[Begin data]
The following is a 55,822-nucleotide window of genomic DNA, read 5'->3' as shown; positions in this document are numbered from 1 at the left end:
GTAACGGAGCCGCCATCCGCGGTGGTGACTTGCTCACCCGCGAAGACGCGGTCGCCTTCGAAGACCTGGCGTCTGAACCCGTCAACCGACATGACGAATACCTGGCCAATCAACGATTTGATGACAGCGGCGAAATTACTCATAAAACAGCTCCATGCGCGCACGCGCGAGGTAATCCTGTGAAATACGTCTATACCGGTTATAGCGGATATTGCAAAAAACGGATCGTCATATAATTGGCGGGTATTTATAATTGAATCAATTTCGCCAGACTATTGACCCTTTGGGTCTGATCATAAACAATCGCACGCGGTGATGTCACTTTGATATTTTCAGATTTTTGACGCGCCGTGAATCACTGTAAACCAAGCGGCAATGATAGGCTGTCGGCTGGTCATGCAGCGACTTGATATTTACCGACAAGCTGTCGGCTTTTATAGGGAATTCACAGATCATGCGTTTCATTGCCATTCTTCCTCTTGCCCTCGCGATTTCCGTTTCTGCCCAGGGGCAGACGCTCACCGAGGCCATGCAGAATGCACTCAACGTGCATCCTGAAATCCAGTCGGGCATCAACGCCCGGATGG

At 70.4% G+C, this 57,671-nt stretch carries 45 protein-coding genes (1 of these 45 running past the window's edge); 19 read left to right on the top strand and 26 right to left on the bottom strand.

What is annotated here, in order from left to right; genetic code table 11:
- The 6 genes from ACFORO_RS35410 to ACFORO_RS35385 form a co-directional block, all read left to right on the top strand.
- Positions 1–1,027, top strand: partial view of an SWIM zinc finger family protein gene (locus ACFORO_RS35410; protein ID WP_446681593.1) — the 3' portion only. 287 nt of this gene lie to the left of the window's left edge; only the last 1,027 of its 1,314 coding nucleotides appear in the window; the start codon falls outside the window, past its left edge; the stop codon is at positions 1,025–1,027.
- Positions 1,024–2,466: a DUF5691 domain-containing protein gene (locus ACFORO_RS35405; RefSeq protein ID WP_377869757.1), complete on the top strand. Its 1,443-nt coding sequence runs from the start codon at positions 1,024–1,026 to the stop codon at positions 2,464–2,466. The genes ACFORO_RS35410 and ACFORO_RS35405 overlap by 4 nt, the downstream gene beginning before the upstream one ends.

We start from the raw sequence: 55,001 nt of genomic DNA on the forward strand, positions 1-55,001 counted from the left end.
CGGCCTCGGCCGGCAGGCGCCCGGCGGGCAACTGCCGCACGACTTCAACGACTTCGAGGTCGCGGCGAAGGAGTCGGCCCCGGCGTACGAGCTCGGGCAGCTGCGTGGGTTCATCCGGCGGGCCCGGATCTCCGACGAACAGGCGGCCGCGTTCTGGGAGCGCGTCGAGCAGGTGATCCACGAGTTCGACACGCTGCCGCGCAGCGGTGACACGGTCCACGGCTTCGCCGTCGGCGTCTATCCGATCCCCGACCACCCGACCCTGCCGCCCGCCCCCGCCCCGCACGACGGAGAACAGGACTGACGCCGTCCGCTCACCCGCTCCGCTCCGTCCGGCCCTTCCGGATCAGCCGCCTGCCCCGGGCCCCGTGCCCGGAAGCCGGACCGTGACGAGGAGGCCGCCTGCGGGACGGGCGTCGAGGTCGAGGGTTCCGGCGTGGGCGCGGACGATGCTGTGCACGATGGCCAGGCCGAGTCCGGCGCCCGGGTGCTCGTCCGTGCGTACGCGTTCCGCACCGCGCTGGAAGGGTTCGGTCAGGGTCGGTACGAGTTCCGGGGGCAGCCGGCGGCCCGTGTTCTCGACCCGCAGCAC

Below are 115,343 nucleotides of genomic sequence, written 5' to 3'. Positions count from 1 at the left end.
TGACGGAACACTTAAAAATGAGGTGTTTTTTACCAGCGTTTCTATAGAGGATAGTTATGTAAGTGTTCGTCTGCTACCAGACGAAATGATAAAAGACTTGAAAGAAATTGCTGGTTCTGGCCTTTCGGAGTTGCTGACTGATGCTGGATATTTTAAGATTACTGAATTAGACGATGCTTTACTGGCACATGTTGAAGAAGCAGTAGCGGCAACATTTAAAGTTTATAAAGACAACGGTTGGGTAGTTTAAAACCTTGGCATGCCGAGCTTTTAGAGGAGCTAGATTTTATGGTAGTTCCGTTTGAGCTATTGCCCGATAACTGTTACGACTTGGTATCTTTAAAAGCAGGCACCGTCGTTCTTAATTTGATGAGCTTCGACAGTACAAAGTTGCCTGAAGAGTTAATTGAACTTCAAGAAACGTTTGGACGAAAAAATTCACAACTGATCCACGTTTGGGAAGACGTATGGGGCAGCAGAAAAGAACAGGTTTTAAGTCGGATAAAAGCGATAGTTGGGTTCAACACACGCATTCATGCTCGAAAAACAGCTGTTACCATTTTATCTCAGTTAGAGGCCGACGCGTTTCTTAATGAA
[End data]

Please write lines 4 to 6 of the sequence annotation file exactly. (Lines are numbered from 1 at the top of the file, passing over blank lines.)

What is annotated here, in order from left to right; genetic code table 11:
- The 6 genes from ACFORO_RS35410 to ACFORO_RS35385 form a co-directional block, all read left to right on the top strand.
- Positions 1–1,027, top strand: partial view of an SWIM zinc finger family protein gene (locus ACFORO_RS35410; protein ID WP_446681593.1) — the 3' portion only. 287 nt of this gene lie to the left of the window's left edge; only the last 1,027 of its 1,314 coding nucleotides appear in the window; the start codon falls outside the window, past its left edge; the stop codon is at positions 1,025–1,027.